Hong Kong's democrats retain veto power in poll

Former Democratic Party Chairman Albert Ho The Democratic Party of Albert Ho (C) only won four seats

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The pan-democratic camp has won 27 of 70 seats to retain veto power in closely-watched elections to Hong Kong's legislative council.

But the leader of the biggest pro-democracy party has quit over its poorer than expected performance.

Albert Ho stepped down as chairman after his Democratic Party won six seats, down from eight.

Voter turn-out among the 3.5m electorate was over 50%, higher than the previous legislative poll in 2008.

The high turn-out followed protests over plans to introduce mandatory patriotism lessons in schools in Hong Kong. A day before the polls, the plans were scrapped by Chief Executive CY Leung.


The pan-democrat opposition parties retained enough seats to veto constitutional changes they don't like. That will send a message to Beijing that Hong Kongers don't want to be pushed around, even if the opposition parties failed to take full advantage of Mr Leung's unpopularity - and U-turn - over his Beijing-backed plans for patriotic education in school.

The pressure will be on Mr Leung and Beijing to deliver on promises to introduce direct universal elections for the post of chief executive, possibly as early as 2017. At the moment the chief executive is elected by an electoral college.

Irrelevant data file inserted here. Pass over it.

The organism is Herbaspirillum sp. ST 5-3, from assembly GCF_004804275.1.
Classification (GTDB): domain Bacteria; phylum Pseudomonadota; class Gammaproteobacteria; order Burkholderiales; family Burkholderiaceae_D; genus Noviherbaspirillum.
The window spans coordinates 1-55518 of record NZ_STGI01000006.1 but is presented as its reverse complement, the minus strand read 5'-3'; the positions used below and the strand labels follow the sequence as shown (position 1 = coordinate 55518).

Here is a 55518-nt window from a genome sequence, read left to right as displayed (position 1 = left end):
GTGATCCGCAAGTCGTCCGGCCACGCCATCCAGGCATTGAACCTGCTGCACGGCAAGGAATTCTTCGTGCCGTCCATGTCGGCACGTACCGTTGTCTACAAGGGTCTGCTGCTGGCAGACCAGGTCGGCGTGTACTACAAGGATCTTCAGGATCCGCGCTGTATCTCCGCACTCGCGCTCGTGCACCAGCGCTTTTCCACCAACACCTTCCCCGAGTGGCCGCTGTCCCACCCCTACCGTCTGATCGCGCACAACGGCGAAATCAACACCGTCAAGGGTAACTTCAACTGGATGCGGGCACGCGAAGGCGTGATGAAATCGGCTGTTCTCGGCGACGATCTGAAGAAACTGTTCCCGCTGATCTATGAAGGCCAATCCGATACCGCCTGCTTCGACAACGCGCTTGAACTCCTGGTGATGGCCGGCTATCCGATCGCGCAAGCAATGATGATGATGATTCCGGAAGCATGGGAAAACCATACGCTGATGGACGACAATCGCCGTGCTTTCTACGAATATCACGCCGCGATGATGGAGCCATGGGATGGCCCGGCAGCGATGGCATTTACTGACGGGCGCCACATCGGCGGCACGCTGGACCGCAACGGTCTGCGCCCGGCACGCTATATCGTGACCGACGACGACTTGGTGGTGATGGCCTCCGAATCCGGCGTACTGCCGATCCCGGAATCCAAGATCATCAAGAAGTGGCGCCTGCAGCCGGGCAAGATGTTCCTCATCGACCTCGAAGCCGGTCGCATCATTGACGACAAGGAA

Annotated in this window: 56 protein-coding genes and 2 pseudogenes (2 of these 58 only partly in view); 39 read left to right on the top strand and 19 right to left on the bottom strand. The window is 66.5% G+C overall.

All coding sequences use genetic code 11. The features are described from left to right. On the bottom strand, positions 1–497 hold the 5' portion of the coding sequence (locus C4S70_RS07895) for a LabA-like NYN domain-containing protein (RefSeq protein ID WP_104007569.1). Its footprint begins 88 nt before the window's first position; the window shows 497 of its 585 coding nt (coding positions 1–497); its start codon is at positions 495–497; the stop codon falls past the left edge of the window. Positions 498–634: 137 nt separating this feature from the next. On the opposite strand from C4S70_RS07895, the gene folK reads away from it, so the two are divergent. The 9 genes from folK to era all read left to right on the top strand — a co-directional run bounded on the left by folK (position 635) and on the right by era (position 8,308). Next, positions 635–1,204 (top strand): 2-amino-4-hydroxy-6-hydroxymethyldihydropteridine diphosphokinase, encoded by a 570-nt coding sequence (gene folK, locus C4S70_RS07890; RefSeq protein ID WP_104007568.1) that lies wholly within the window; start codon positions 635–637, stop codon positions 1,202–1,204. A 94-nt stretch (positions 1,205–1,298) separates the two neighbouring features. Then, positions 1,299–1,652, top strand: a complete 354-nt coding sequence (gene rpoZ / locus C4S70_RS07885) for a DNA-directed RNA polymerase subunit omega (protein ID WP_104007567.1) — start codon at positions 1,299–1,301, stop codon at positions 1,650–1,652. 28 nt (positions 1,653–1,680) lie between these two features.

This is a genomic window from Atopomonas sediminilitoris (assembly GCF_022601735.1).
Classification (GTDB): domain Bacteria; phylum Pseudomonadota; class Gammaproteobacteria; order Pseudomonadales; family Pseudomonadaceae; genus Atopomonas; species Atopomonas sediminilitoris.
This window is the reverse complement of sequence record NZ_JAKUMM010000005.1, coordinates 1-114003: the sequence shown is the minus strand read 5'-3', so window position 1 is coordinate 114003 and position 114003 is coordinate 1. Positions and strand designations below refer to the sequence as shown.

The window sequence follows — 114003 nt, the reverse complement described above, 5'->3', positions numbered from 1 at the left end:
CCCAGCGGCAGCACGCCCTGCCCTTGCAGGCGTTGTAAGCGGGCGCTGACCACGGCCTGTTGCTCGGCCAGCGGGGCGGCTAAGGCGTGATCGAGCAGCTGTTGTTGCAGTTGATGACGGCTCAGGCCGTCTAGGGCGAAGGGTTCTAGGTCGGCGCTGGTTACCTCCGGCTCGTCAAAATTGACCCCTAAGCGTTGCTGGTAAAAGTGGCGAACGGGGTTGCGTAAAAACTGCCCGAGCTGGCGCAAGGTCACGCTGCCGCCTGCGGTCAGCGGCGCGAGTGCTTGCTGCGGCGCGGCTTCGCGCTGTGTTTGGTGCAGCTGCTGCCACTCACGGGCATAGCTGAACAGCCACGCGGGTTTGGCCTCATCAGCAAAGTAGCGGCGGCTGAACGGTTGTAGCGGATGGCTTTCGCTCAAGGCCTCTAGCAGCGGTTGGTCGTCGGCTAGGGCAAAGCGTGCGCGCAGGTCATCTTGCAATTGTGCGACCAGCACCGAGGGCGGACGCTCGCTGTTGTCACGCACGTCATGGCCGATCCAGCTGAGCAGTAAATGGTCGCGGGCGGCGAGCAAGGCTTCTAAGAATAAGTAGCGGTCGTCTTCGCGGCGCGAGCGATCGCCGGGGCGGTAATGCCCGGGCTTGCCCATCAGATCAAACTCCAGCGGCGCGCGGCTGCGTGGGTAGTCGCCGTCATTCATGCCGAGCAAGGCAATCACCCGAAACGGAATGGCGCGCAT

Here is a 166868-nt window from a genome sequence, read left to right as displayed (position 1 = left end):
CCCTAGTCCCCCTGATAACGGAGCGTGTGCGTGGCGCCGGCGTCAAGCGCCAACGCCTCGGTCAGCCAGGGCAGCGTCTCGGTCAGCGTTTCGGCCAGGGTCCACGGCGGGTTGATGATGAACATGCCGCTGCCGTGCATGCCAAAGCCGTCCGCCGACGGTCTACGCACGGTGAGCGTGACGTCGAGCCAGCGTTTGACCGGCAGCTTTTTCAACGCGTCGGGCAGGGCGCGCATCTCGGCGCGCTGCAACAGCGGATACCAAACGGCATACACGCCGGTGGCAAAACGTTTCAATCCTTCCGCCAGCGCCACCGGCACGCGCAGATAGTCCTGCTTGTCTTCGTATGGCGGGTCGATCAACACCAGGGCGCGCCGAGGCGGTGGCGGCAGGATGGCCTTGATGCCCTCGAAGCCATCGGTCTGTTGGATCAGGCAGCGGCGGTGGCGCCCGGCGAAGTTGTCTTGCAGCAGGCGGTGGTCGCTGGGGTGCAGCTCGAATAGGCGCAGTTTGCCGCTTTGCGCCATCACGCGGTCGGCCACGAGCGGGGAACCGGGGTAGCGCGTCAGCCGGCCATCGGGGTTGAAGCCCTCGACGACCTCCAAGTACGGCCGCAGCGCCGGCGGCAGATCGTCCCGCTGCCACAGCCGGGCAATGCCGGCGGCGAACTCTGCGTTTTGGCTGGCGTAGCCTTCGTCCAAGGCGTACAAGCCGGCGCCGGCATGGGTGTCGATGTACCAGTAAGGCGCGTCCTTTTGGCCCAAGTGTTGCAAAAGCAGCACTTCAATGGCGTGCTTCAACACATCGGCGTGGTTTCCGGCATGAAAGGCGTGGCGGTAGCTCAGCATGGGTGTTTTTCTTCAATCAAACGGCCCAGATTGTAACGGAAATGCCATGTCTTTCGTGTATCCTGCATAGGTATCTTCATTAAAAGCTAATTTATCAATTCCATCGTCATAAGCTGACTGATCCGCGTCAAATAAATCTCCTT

But the opposition parties still look disorganised. Their political ammunition is usually spent trying to shoot down any measure that looks like it will give Beijing more power or influence over Hong Kong, and they have few distinctive policies to set them apart from each other. But that may be changing: the parties that concentrated on grass-roots' issues - such as the prohibitive cost of buying homes - seemed to do well

The election campaign was also dominated by issues such as employment, corruption and the growing number of visitors from mainland China.

'Increasingly impatient'

Results showed pro-democracy groups had retained one-third of the legislative seats, which they need to veto constitutional amendments - including democratic reforms. Beijing says it will allow Hong Kong residents to choose their leader by 2017.

However the democracy camp had been expected to perform better, amid strong anti-China sentiment.

For the first time, 40 of the 70 seats on Hong Kong's governing legislative council were directly elected.

Under the current laws, the rest were chosen by small groups of electors selected along economic and professional lines.

The pan-democrats were not as well-organised as the pro-Beijing parties; they tried to make Hong Kong's complicated electoral system work in their favour, but often the tactics failed, says the BBC's Andrew Wood in Hong Kong.

"We have more votes but less seats. This is a tragic result," Reuters news agency quoted pro-democracy Civic Party lawmaker Ronny Tong as saying.

Albert Ho said he was stepping down to take responsibility for what he called the party's "serious failure" in the election.

He also said that people in Hong Kong were becoming "increasingly impatient" with the pro-Beijing government.

"I think a lot of voters have decided to choose some people who... play a much more aggressive role in the Legislative Council," he added.

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